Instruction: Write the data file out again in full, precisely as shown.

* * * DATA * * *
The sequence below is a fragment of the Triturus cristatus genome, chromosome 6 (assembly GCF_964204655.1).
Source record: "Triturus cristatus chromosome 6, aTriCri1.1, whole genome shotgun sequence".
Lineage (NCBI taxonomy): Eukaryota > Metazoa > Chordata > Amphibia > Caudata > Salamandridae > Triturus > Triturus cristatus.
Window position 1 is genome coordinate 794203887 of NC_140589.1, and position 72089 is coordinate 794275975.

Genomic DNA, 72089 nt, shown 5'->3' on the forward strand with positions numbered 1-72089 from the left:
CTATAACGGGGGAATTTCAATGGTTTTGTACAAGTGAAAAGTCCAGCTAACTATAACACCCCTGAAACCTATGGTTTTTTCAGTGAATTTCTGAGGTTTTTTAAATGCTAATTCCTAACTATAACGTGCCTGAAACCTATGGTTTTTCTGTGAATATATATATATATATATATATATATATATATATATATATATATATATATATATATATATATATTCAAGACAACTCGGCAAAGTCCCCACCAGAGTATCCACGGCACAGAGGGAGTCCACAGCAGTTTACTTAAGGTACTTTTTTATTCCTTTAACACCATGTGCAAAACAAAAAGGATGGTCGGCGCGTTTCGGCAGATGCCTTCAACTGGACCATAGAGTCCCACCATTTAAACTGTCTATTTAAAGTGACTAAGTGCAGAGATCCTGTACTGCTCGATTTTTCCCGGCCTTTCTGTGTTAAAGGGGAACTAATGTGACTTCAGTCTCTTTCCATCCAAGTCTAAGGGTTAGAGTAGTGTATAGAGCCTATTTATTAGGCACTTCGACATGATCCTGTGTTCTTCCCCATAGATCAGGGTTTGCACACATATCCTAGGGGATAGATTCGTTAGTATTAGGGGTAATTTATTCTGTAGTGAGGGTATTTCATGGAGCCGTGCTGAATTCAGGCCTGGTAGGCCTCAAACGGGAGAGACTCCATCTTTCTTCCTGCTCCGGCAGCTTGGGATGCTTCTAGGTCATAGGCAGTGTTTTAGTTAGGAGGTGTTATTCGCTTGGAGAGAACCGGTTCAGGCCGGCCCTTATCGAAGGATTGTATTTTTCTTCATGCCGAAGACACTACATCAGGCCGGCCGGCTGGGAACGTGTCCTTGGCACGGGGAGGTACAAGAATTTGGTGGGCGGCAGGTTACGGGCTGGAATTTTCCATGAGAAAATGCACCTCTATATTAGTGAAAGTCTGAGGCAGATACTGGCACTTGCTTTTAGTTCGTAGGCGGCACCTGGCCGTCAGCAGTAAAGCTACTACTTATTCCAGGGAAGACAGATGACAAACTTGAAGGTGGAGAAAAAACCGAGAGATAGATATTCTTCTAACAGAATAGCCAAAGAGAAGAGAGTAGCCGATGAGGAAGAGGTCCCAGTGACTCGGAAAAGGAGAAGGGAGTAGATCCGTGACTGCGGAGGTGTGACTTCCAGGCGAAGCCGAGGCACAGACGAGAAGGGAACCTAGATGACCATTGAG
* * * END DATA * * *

The sequence below is a fragment of the Triturus cristatus genome, chromosome 6 (assembly GCF_964204655.1).
Source record: "Triturus cristatus chromosome 6, aTriCri1.1, whole genome shotgun sequence".
Lineage (NCBI taxonomy): Eukaryota > Metazoa > Chordata > Amphibia > Caudata > Salamandridae > Triturus > Triturus cristatus.
Window position 1 is genome coordinate 794203887 of NC_140589.1, and position 72089 is coordinate 794275975.

Genomic DNA, 72089 nt, shown 5'->3' on the forward strand with positions numbered 1-72089 from the left:
CTATAACGGGGGAATTTCAATGGTTTTGTACAAGTGAAAAGTCCAGCTAACTATAACACCCCTGAAACCTATGGTTTTTTCAGTGAATTTCTGAGGTTTTTTAAATGCTAATTCCTAACTATAACGTGCCTGAAACCTATGGTTTTTCTGTGAATATATATATATATATATATATATATATATATATATATATATATATATATATATATATATATATTCAAGACAACTCGGCAAAGTCCCCACCAGAGTATCCACGGCACAGAGGGAGTCCACAGCAGTTTACTTAAGGTACTTTTTTATTCCTTTAACACCATGTGCAAAACAAAAAGGATGGTCGGCGCGTTTCGGCAGATGCCTTCAACTGGACCATAGAGTCCCACCATTTAAACTGTCTATTTAAAGTGACTAAGTGCAGAGATCCTGTACTGCTCGATTTTTCCCGGCCTTTCTGTGTTAAAGGGGAACTAATGTGACTTCAGTCTCTTTCCATCCAAGTCTAAGGGTTAGAGTAGTGTATAGAGCCTATTTATTAGGCACTTCGACATGATCCTGTGTTCTTCCCCATAGATCAGGGTTTGCACACATATCCTAGGGGATAGATTCGTTAGTATTAGGGGTAATTTATTCTGTAGTGAGGGTATTTCATGGAGCCGTGCTGAATTCAGGCCTGGTAGGCCTCAAACGGGAGAGACTCCATCTTTCTTCCTGCTCCGGCAGCTTGGGATGCTTCTAGGTCATAGGCAGTGTTTTAGTTAGGAGGTGTTATTCGCTTGGAGAGAACCGGTTCAGGCCGGCCCTTATCGAAGGATTGTATTTTTCTTCATGCCGAAGACACTACATCAGGCCGGCCGGCTGGGAACGTGTCCTTGGCACGGGGAGGTACAAGAATTTGGTGGGCGGCAGGTTACGGGCTGGAATTTTCCATGAGAAAATGCACCTCTATATTAGTGAAAGTCTGAGGCAGATACTGGCACTTGCTTTTAGTTCGTAGGCGGCACCTGGCCGTCAGCAGTAAAGCTACTACTTATTCCAGGGAAGACAGATGACAAACTTGAAGGTGGAGAAAAAACCGAGAGATAGATATTCTTCTAACAGAATAGCCAAAGAGAAGAGAGTAGCCGATGAGGAAGAGGTCCCAGTGACTCGGAAAAGGAGAAGGGAGTAGATCCGTGACTGCGGAGGTGTGACTTCCAGGCGAAGCCGAGGCACAGACGAGAAGGGAACCTAGATGACCATTGAG